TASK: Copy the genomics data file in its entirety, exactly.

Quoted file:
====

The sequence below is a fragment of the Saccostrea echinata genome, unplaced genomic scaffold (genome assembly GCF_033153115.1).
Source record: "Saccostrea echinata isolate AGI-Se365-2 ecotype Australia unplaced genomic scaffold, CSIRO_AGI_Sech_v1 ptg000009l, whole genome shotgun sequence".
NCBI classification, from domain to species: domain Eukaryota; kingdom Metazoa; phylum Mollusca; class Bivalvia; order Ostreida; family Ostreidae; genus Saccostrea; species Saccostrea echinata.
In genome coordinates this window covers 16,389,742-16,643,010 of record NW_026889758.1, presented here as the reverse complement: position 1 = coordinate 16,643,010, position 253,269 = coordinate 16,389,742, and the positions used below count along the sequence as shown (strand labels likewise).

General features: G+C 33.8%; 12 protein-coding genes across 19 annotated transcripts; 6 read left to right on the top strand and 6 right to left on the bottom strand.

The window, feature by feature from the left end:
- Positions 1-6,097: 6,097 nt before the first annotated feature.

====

The sequence below is a fragment of the Saccostrea echinata genome, unplaced genomic scaffold (genome assembly GCF_033153115.1).
Source record: "Saccostrea echinata isolate AGI-Se365-2 ecotype Australia unplaced genomic scaffold, CSIRO_AGI_Sech_v1 ptg000009l, whole genome shotgun sequence".
NCBI classification, from domain to species: domain Eukaryota; kingdom Metazoa; phylum Mollusca; class Bivalvia; order Ostreida; family Ostreidae; genus Saccostrea; species Saccostrea echinata.
In genome coordinates this window covers 16,389,742-16,643,010 of record NW_026889758.1, presented here as the reverse complement: position 1 = coordinate 16,643,010, position 253,269 = coordinate 16,389,742, and the positions used below count along the sequence as shown (strand labels likewise).

General features: G+C 33.8%; 12 protein-coding genes across 19 annotated transcripts; 6 read left to right on the top strand and 6 right to left on the bottom strand.

The window, feature by feature from the left end:
- Positions 1-6,097: 6,097 nt before the first annotated feature.